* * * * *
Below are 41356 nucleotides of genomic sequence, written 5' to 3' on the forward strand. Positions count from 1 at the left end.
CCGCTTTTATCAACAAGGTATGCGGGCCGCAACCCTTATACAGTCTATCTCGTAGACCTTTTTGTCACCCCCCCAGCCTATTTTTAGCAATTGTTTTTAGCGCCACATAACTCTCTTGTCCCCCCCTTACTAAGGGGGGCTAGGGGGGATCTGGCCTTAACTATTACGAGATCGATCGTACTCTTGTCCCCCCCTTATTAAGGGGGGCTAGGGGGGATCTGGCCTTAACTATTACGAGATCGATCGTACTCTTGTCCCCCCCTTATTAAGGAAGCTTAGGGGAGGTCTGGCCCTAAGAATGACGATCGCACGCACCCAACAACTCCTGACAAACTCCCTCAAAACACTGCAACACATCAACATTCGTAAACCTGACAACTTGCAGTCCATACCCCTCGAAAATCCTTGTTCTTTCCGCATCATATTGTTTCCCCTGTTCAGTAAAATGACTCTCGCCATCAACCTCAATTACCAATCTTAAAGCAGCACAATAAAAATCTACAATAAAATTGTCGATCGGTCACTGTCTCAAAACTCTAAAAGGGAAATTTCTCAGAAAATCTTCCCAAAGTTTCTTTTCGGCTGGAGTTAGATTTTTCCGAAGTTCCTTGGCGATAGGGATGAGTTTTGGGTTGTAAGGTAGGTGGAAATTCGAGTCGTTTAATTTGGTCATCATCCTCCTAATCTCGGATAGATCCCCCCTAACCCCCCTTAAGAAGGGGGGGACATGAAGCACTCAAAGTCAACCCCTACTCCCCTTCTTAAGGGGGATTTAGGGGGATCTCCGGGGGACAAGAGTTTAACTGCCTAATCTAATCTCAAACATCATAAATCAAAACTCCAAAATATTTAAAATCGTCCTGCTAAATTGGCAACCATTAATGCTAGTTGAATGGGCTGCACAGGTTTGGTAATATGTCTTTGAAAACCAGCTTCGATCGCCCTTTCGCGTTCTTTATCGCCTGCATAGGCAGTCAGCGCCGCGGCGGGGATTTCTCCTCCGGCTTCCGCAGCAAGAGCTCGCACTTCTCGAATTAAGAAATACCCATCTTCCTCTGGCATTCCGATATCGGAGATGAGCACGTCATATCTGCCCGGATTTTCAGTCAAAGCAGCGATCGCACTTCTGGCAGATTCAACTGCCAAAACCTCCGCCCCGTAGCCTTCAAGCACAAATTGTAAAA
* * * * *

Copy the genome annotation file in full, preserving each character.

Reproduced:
Below are 41356 nucleotides of genomic sequence, written 5' to 3' on the forward strand. Positions count from 1 at the left end.
CCGCTTTTATCAACAAGGTATGCGGGCCGCAACCCTTATACAGTCTATCTCGTAGACCTTTTTGTCACCCCCCCAGCCTATTTTTAGCAATTGTTTTTAGCGCCACATAACTCTCTTGTCCCCCCCTTACTAAGGGGGGCTAGGGGGGATCTGGCCTTAACTATTACGAGATCGATCGTACTCTTGTCCCCCCCTTATTAAGGGGGGCTAGGGGGGATCTGGCCTTAACTATTACGAGATCGATCGTACTCTTGTCCCCCCCTTATTAAGGAAGCTTAGGGGAGGTCTGGCCCTAAGAATGACGATCGCACGCACCCAACAACTCCTGACAAACTCCCTCAAAACACTGCAACACATCAACATTCGTAAACCTGACAACTTGCAGTCCATACCCCTCGAAAATCCTTGTTCTTTCCGCATCATATTGTTTCCCCTGTTCAGTAAAATGACTCTCGCCATCAACCTCAATTACCAATCTTAAAGCAGCACAATAAAAATCTACAATAAAATTGTCGATCGGTCACTGTCTCAAAACTCTAAAAGGGAAATTTCTCAGAAAATCTTCCCAAAGTTTCTTTTCGGCTGGAGTTAGATTTTTCCGAAGTTCCTTGGCGATAGGGATGAGTTTTGGGTTGTAAGGTAGGTGGAAATTCGAGTCGTTTAATTTGGTCATCATCCTCCTAATCTCGGATAGATCCCCCCTAACCCCCCTTAAGAAGGGGGGGACATGAAGCACTCAAAGTCAACCCCTACTCCCCTTCTTAAGGGGGATTTAGGGGGATCTCCGGGGGACAAGAGTTTAACTGCCTAATCTAATCTCAAACATCATAAATCAAAACTCCAAAATATTTAAAATCGTCCTGCTAAATTGGCAACCATTAATGCTAGTTGAATGGGCTGCACAGGTTTGGTAATATGTCTTTGAAAACCAGCTTCGATCGCCCTTTCGCGTTCTTTATCGCCTGCATAGGCAGTCAGCGCCGCGGCGGGGATTTCTCCTCCGGCTTCCGCAGCAAGAGCTCGCACTTCTCGAATTAAGAAATACCCATCTTCCTCTGGCATTCCGATATCGGAGATGAGCACGTCATATCTGCCCGGATTTTCAGTCAAAGCAGCGATCGCACTTCTGGCAGATTCAACTGCCAAAACCTCCGCCCCGTAGCCTTCAAGCACAAATTGTAAAA